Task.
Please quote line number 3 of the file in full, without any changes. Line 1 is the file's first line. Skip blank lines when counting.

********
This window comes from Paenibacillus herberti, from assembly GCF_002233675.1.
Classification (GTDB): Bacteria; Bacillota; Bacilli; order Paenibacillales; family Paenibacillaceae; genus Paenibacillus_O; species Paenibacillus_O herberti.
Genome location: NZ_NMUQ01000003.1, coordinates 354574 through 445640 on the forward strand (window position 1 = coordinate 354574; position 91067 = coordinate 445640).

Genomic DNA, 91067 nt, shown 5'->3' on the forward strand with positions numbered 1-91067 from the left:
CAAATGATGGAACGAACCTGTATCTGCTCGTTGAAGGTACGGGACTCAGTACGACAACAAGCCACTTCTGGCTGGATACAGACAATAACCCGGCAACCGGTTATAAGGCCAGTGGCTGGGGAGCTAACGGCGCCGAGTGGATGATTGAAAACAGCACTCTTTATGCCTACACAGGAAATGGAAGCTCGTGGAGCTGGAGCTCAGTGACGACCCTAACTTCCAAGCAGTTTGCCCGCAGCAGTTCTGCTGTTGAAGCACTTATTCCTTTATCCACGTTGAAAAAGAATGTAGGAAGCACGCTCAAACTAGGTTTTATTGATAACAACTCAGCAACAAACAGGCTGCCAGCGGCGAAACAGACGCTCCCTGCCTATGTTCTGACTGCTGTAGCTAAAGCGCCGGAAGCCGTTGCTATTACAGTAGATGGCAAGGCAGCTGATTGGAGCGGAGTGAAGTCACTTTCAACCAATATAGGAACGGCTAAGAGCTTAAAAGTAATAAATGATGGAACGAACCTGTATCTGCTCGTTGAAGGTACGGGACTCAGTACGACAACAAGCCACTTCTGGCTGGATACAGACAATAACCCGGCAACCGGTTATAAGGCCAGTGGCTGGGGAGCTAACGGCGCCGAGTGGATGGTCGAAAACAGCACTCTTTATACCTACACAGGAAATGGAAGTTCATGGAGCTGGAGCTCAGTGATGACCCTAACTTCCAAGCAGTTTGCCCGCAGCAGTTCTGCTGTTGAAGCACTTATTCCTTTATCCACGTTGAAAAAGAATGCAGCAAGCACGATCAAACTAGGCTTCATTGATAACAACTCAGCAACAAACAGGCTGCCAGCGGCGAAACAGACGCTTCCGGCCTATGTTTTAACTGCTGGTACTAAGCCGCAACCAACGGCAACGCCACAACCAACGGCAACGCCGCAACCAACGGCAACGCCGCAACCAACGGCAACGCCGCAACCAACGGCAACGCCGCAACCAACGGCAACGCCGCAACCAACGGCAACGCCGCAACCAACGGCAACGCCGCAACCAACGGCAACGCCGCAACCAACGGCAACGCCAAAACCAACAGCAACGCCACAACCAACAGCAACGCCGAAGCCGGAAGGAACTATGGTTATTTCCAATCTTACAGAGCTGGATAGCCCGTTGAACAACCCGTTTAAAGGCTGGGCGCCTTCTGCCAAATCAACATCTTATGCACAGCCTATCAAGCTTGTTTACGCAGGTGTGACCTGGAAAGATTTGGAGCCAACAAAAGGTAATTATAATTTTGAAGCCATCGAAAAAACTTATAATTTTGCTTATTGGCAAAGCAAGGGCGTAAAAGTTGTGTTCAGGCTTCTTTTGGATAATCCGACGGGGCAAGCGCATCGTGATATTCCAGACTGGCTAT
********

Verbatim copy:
Genome location: NZ_NMUQ01000003.1, coordinates 354574 through 445640 on the forward strand (window position 1 = coordinate 354574; position 91067 = coordinate 445640).